LONDON (Reuters) - The soil on Mars may contain microbial life, according to a new interpretation of data first collected more than 30 years ago.
The search for life on Mars appeared to hit a dead end in 1976 when Viking landers touched down on the red planet and failed to detect biological activity.
But Joop Houtkooper of the University of Giessen, Germany, said on Friday the spacecraft may in fact have found signs of a weird life form based on hydrogen peroxide on the subfreezing, arid Martian surface.
His analysis of one of the experiments carried out by the Viking spacecraft suggests that 0.1 percent of the Martian soil could be of biological origin.
That is roughly comparable to biomass levels found in some Antarctic permafrost, home to a range of hardy bacteria and lichen.
“It is interesting because one part per thousand is not a small amount,” Houtkooper said in a telephone interview.
“We will have to find confirmatory evidence and see what kind of microbes these are and whether they are related to terrestrial microbes. It is a possibility that life has been transported from Earth to Mars or vice versa a long time ago.”
Speculation about such interplanetary seeding was fuelled a decade ago when researchers said an ancient meteorite found in Antarctica contained evidence of fossil life on Mars. Doubt has since been cast on that finding.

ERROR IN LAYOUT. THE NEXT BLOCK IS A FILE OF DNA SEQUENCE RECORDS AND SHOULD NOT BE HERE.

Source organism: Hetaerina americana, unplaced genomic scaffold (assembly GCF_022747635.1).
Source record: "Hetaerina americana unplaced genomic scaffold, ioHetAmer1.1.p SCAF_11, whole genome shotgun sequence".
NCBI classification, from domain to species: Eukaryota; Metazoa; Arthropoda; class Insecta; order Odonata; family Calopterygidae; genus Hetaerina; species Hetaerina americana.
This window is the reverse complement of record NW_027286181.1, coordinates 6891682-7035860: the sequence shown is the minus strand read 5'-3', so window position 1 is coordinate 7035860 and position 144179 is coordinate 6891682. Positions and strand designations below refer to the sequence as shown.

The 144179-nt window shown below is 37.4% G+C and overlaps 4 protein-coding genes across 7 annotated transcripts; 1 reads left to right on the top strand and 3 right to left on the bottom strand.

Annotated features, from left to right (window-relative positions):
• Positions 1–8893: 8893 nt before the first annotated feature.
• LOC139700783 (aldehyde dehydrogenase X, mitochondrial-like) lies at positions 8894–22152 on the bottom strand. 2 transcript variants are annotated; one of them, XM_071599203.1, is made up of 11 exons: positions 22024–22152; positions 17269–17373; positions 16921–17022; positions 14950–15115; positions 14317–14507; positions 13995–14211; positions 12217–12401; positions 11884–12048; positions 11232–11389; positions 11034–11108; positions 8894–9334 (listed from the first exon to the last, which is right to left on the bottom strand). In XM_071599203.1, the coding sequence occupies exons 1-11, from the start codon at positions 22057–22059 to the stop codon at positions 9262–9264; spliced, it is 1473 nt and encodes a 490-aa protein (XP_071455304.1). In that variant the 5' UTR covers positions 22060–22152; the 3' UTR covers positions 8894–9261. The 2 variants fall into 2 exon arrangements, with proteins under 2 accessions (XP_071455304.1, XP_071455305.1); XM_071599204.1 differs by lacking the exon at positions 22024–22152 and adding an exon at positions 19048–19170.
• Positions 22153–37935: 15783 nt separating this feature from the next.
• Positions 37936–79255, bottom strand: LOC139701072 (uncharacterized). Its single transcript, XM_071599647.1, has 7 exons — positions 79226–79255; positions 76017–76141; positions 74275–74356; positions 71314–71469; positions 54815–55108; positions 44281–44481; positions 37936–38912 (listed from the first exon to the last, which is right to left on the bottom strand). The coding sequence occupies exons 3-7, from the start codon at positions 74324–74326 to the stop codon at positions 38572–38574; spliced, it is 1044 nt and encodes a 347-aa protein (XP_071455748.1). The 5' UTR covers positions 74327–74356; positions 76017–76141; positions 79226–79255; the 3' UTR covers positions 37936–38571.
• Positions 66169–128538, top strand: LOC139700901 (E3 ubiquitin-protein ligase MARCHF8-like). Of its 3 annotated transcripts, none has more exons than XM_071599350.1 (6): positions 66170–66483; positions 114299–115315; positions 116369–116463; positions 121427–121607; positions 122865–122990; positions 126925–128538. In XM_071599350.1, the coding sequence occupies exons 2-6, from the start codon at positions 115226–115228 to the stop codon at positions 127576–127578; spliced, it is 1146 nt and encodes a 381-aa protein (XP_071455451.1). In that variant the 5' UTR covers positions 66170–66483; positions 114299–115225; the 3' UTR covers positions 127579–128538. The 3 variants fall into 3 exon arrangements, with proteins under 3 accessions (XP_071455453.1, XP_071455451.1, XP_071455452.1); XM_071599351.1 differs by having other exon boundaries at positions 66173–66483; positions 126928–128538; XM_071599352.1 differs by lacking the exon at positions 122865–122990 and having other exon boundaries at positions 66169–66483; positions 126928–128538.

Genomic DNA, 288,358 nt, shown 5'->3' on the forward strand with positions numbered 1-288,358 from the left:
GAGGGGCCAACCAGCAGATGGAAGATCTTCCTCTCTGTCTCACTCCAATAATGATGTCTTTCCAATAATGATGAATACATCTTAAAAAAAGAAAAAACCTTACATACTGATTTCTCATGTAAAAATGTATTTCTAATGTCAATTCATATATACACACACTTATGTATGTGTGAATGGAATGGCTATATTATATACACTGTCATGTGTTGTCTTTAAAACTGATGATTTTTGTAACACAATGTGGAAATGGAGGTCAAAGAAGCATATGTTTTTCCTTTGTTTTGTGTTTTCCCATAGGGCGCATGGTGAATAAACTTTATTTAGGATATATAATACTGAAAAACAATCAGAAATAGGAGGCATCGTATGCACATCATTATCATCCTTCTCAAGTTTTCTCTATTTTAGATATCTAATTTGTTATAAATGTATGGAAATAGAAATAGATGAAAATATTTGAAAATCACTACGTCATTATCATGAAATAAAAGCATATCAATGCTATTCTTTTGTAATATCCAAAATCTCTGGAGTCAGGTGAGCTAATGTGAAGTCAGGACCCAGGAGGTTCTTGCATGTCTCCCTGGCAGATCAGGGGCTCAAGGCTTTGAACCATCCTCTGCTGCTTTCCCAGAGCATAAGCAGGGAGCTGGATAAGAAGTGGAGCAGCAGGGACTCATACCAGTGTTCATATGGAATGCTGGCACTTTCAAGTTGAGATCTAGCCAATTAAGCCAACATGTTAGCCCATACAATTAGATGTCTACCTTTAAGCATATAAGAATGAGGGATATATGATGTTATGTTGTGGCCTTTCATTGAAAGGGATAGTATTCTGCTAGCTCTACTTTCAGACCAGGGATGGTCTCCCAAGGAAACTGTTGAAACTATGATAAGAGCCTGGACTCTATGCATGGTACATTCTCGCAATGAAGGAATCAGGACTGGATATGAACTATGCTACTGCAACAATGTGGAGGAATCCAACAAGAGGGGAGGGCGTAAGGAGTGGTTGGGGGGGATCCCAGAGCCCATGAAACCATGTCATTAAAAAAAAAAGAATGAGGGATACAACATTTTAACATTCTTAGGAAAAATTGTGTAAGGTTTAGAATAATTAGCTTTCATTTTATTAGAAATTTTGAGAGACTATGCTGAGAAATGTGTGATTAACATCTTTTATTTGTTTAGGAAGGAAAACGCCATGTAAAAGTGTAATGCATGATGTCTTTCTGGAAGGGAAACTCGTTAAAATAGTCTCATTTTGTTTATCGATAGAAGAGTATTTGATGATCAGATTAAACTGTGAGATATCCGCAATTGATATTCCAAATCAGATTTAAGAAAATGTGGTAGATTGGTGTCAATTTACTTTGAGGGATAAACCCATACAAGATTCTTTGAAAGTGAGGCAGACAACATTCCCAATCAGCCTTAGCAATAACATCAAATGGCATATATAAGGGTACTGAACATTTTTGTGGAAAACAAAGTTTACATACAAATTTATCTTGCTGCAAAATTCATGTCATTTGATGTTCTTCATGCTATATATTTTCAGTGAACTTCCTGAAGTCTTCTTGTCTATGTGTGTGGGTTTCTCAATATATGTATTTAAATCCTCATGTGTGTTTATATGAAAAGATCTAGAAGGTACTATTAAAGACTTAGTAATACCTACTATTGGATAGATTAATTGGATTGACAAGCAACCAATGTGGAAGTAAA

Houtkooper is presenting his research to the European Planetary Science Congress in Potsdam, Germany.
LIFE, BUT NOT AS WE KNOW IT
While most scientists think our next-door neighbor in the solar system is lifeless, the discovery of microbes on Earth that can exist in environments previously thought too hostile has fuelled debate over extraterrestrial life.
Houtkooper believes Mars could be home to just such “extremophiles” -- in this case, microbes whose cells are filled with a mixture of hydrogen peroxide and water, providing them with natural anti-freeze.
They would be quite capable of surviving a harsh Martian climate where temperatures rarely rise above freezing and can fall to minus 150 degrees Celsius.
Houtkooper believes their presence would account for unexplained rises in oxygen and carbon dioxide when NASA’s Viking landers incubated Martian soil. He bases his calculation of the biomass of Martian soil on the assumption that these gases were produced during the breakdown of organic material.
Scientists hope to gather further evidence on whether or not Mars ever supported life when NASA’s next-generation robotic spacecraft, the Phoenix Mars Lander, reaches the planet in May 2008 and probes the soil near its northern pole.
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